Always Empty

Each section is based on the Oxford English Dictionary’s word of the day from September, 2022.

I. ghost hunt, n.

There’s just something missing
on the battlefield.
The thrill of the kill is there,
the electricity of bloodlust,
but iron helmets, visors
hide their eyes.

I want to watch the waves
calm within their irises.

II. beeline, v.

In the old days,
I’d strike from a shadow,
dagger to throat.

I could feel
the tremble of their larynx
on the blade’s edge
with my fingertips.

III. tots, n.

There’s a big celebration at camp
after our victory in battle.

My steps through blood-soaked dirt
become steps through drunken soil,
potatoes float in puddles of wine and ale.

They toast me as I pass,
slurred cheers of “Captain!”
I feel so empty.

IV. fabulism, n.

There was a future in my head
when I started down this road.

It did not include power, status;
it included revenge.

V. leading light, n.

A singular ember
in my chest —
A dense anger.

A vision of their bodies,
rivulets of blood
over the edge of our bed.

VI. endarkenment, n.

Their corpses felt me
empty.

The rush of the kill
from a just vengeance, 
did not fill the void.

I left town, got a job
doing the only thing
that made me feel alive.

VII. amazake, n.

A soldier hands me a chalice
of some drink or other
as I enter the captain’s tent.

A strategist from the capitol
holds up a communication scroll
bearing the king’s face.

He congratulates me on the victory,
rambles about honor and other shit
he knows I don’t care about.

VIII. Monogyne, n.

When you hold someone’s light
in the palms of your hands,
get to choose when and how
you clench your fist, see it rise
like steam between your knuckles— that
is power. That is the feeling
of control, of being alive.

IX. altaltissimo, n.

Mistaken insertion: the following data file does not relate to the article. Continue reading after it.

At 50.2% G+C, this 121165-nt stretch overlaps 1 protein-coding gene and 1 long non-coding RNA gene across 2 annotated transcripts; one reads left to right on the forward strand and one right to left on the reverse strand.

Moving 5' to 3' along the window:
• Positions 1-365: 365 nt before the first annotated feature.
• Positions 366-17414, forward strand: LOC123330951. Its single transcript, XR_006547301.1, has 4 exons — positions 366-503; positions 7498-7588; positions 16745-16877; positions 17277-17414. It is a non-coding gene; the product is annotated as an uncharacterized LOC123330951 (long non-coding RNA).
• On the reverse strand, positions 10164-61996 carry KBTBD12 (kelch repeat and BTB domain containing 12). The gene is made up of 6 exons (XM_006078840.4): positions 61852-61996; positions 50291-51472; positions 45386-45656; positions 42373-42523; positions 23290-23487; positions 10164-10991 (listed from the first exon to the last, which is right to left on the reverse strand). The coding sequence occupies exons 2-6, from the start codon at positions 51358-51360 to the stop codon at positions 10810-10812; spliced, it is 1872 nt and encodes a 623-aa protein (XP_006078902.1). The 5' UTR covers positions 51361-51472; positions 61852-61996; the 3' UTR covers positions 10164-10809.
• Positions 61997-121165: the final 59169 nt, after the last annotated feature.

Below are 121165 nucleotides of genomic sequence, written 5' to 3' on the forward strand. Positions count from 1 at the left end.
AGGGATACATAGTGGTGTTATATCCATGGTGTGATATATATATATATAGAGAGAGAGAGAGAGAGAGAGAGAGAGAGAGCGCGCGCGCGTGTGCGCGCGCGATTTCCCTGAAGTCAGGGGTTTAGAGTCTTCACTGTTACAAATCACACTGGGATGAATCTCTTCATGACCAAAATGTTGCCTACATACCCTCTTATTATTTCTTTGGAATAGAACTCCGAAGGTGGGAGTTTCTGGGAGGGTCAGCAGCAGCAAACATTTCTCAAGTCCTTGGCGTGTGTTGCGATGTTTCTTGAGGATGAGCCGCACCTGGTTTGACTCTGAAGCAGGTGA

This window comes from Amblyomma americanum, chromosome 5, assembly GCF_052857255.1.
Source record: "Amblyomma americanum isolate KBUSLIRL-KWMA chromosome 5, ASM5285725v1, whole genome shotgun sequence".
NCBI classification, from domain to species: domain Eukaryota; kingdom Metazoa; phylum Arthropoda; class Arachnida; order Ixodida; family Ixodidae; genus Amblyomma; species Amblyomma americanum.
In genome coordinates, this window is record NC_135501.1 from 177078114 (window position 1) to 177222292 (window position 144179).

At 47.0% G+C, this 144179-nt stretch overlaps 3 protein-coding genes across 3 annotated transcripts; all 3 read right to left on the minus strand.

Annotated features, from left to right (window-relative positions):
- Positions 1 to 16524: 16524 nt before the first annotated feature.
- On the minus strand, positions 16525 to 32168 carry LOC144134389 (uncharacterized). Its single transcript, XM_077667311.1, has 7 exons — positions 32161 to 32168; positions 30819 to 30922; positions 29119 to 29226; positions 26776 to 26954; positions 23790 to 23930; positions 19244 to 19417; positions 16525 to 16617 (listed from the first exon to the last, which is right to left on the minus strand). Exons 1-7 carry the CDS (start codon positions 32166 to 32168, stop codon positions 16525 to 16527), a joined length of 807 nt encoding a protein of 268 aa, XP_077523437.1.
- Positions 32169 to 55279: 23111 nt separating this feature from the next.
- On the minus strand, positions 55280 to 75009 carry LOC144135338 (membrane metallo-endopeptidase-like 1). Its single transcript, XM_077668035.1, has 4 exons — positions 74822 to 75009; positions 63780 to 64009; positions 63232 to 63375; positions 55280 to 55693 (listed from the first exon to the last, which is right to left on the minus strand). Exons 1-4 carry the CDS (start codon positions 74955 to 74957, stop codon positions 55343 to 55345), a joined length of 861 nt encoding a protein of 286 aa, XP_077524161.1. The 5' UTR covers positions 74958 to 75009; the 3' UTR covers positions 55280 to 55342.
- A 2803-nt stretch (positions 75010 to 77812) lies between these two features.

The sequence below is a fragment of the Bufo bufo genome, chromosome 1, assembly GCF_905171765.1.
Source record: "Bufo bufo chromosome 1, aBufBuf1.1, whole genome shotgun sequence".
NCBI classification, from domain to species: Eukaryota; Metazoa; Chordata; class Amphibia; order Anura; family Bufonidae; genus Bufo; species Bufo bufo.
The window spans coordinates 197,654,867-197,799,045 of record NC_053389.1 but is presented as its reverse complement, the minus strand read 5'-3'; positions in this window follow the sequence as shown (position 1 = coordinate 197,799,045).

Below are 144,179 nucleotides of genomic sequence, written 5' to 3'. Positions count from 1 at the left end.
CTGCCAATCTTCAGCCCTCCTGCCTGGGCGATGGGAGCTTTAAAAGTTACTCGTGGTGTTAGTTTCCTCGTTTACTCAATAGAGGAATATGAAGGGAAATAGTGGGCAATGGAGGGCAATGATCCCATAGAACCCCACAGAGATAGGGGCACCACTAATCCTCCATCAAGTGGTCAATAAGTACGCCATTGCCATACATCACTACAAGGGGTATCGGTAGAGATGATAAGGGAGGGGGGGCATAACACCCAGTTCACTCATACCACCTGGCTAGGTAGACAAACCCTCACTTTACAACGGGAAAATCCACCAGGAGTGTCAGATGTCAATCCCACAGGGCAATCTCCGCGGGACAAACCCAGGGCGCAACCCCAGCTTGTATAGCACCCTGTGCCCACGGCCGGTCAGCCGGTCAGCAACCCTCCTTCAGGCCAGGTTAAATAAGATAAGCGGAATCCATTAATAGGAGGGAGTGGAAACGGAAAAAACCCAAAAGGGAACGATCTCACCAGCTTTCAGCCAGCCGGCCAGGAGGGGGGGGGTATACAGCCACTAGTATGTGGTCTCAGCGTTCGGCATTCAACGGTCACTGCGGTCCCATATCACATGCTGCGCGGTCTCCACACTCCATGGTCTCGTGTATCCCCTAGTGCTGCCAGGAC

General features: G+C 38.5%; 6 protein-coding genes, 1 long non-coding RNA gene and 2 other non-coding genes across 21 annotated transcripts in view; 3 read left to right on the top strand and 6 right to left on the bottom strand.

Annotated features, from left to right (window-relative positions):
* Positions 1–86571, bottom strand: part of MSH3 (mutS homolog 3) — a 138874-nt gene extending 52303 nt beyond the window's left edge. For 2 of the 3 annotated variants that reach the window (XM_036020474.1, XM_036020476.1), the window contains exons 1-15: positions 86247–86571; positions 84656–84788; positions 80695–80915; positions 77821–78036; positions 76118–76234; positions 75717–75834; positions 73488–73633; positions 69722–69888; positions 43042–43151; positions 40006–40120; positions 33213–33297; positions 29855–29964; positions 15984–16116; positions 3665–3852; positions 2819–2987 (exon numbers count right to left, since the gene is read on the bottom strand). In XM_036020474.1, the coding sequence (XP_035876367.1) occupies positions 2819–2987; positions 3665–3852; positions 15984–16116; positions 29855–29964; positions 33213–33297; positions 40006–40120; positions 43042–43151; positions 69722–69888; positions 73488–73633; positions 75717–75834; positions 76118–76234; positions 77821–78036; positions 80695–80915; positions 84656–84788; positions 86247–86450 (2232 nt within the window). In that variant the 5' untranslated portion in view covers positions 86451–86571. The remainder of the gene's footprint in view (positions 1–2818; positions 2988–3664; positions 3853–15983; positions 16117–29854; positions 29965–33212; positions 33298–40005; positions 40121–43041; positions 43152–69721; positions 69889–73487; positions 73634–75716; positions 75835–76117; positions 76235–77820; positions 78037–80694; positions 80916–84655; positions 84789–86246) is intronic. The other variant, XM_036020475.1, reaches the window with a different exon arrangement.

Does this dude ever
take his crown off?

When I bound my fate to his,
I didn’t anticipate
having to listen to his
incessant blathering
after every victory.

It’s not even for me—
it’s for the nobles who believe
his brother suffered a fatal heart attack.

X. anjeer, n.

I look at the palm of my glove
while King NeverShutsUp tangents
to lofty goals for the next year.

It’s stained with dried blood— mine
and others, probably— I don’t remember
when they were washed last.

It looks like a noble’s robe would
after a festival, covered with remnants
of spilled wine, fallen fruit— trophies.

XI. rachmanism, n.

The strategist drops the scroll
when he applauds for the king
as he talks about defending
the freedoms of his subjects.

This behavior is beyond me.
‘Freedom’ and ‘subjects’
don’t seem like complimentary terms,
but I don’t collect tax revenue,

so what do I know.

XII. sibsomeness, n.

Sometimes, I fear
what will happen to me
if the king has his way—
peace comes to the kingdom
and he no longer needs me
or my protection.

XIII. nash-gab, n.

The king asks questions about the battle
after the comm scroll with his head
has been properly restored.

My answers are short,
my nods curt.

I wonder what it would be like 
if he didn’t fear me
or he actually cared about the details.

XIV. deliverology, n.

I met the King
when he was a prince
in a tavern on the outskirts
of his territory. Peasant clothes
to hide his nobility or feign camaraderie,
a pint in his hand. 

He slurred through ways
the kingdom could be better
under his name. Cheers and ale
bounced off the walls with his exclamations.

I asked what he was willing to pay.

XV. xennial, n. and adj.

In the predawn dark, he was torn
between the traditions of his older brother
and the ideals of the youth in his bones.

But he saw it, for a moment,
in the flickering candlelight: the crown
on his head, the power in his voice.

He offered piles of gold, a legal pardon;
the future boredom was palpable.
He stammered, sweat on his temples.

I asked for a seat on his council,
command of his army. He thought me
a mindless killer. We shook hands.

XVI. psionic, adj.

He never asked me how
I got rid of the king.

People don’t like hearing the details
of shadow magic, especially, I assume

when your power would be questioned
if anyone ever found out.

I use it on the battlefield still:
pits that swallow squadrons;

shadows that consume brains,
flood the whites of their eyes.

After our first victory, he asked me
how it was done. I told him, “Like before.”